The American Solidarity Party (ASP) believes that political economy (economics) is a branch of political ethics, i.e. that economics is a derivative of philosophy. It, therefore, rejects all models of economic behavior based on greed or naked self-interest. Seeking to build an economy that is “fair, transparent, and democratic,” the ASP advocates models of production and distribution that are “local, responsible, and sustainable.” It supports “the creation of family-owned businesses and worker cooperatives,” opposing macroeconomic political regulations designed to inhibit competition from smaller firms. It calls for “the repeal of subsidies which encourage urban sprawl and discourage local farming and production.”

Having declared its commitment to subsidiarity, distributism, and localism in the aforementioned policy platforms, the ASP also shows its commitment to dismantle corrupt and bureaucratic Big Government in its demand that funds generated by the Social Security program be used solely for the payments out to recipients, rather than the current use of such funds for other purposes. Nor does corrupt and self-serving Big Business escape the ASP’s attention. It calls for “increased oversight of the banking industry and personal accountability for fraudulent behavior.” It also seeks to tackle the corrupt collusion between Big Government and Big Business in its call for amendment of the Federal Reserve Act, enabling direct investment in public works.

The ASP supports the creation of public investment banks and private credit unions at the state and local levels, and seeks to tackle the usurious debt burden carried by those with unmanageable student loans, advocating deflation of the student-debt bubble through partial forgiveness of student loans and the restoration of bankruptcy protection for debtors. In further measures to tackle the evils of usury, the ASP supports “stricter controls on consumer credit, including limits on interest and regulation of credit-card companies and payday-loan and title-loan stores”.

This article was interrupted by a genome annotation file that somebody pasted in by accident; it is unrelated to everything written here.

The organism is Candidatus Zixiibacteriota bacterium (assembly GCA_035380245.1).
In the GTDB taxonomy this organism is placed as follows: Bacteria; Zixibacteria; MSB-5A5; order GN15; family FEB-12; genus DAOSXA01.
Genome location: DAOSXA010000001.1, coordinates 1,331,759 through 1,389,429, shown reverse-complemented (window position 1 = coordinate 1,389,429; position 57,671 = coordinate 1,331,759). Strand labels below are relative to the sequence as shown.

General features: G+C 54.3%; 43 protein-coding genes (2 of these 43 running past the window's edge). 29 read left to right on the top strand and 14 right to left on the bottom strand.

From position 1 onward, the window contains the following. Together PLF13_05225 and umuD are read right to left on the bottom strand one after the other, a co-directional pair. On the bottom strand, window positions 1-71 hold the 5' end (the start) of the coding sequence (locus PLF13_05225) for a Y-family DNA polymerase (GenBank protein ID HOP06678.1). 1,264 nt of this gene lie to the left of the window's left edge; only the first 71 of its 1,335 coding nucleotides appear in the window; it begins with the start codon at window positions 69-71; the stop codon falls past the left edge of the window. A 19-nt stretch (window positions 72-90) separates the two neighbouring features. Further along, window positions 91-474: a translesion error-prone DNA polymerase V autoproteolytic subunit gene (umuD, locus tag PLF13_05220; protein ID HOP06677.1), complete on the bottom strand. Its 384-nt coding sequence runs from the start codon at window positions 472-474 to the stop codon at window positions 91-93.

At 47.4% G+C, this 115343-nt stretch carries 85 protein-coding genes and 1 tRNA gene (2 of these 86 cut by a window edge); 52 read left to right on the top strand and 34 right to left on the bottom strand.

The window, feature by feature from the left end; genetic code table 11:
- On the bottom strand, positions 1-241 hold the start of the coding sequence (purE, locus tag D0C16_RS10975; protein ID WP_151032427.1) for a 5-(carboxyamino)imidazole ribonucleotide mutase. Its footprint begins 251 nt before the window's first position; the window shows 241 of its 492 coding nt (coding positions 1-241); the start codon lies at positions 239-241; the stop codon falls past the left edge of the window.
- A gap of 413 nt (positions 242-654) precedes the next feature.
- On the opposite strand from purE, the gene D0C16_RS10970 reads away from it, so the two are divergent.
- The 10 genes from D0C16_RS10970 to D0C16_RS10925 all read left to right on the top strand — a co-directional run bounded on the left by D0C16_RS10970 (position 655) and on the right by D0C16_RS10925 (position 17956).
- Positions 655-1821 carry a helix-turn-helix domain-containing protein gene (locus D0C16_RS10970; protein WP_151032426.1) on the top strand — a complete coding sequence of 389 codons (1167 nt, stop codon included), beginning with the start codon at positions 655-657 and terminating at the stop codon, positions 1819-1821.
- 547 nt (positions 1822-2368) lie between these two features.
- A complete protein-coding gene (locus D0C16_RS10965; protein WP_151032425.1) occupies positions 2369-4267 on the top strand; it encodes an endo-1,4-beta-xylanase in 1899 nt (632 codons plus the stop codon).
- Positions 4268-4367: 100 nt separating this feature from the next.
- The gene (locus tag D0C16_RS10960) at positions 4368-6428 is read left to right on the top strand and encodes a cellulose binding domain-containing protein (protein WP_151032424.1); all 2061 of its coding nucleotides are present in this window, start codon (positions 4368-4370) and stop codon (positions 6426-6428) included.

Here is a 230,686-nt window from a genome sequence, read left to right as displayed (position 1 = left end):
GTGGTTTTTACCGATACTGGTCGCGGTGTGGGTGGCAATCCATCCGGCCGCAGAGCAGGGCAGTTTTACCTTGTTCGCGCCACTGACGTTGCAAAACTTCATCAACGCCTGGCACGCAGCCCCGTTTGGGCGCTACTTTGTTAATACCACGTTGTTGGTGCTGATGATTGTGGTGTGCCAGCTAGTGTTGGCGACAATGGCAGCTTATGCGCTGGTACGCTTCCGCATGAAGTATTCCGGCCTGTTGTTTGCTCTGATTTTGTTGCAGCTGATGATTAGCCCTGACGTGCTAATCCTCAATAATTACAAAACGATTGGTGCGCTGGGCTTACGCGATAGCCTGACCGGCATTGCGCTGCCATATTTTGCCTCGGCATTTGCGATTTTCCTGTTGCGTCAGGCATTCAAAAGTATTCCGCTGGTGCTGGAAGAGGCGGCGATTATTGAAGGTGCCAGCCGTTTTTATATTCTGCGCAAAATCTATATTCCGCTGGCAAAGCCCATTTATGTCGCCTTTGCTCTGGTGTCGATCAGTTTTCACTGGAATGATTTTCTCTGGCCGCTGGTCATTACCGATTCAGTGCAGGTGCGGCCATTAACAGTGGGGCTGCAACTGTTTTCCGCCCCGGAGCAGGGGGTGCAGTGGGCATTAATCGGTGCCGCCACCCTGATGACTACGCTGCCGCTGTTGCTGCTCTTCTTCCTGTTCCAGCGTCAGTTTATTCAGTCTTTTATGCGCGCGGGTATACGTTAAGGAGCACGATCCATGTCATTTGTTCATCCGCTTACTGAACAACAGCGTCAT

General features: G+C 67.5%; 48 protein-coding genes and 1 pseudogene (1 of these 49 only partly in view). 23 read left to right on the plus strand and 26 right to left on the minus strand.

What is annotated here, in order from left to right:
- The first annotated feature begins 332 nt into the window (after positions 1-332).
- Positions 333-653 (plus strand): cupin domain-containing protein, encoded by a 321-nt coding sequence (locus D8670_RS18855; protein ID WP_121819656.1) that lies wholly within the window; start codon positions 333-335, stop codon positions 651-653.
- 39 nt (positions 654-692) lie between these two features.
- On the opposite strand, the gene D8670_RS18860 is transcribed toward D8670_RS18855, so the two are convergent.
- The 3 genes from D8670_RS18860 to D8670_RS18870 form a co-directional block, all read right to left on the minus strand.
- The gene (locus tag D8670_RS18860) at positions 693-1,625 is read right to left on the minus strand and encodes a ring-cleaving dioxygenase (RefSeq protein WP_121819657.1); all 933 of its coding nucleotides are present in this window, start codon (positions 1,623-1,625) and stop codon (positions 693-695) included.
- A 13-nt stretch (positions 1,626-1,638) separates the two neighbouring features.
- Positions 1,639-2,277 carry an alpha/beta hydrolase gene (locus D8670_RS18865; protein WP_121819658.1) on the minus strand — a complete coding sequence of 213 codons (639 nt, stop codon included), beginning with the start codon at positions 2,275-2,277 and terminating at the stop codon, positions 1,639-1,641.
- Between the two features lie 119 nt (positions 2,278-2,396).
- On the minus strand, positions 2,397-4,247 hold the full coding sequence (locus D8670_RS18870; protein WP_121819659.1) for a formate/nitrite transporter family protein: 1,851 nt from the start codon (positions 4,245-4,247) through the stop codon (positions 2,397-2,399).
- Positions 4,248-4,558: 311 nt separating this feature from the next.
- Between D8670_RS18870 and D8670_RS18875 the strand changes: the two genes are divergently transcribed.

In a radical advocacy of distributist and localist principles, which tackle the problem of Big Government collusion with Big Business, the ASP believes that “the surest path to really free trade is the removal of obstacles to domestic productivity, such as payroll taxes, government subsidies for cheap energy and big agriculture, and the hoarding of productive land for speculative purposes.” It also opposes the hydra-headed evils of globalism, opposing “regulations and loopholes” in trade agreements “that protect special interests at the expense of consumers,” especially those globalist agreements which offer “favorable trade status for countries in which workers are exploited, and to agreements that favor international corporations over local producers.” In similar anti-globalist vein, the ASP calls for “reform or replacement of international trade organizations (such as the World Trade Organization, World Bank, and International Monetary Fund) in the interest of transparency, accountability, and fairness to all nations,” opposing “the use of international financial pressure to restructure the economies of debtor nations.”

For those of us that are weary of Tweedledumb and Tweedledumber the policies of the American Solidarity Party come as a breath of much-needed fresh air in the stale and suffocating atmosphere of contemporary politics. It will be good for all of us if the ASP prospers. Its voice is that of an all-too-rare common sense in the midst of the present uncommon madness.

Books by Joseph Pearce may be found in The Imaginative Conservative Bookstore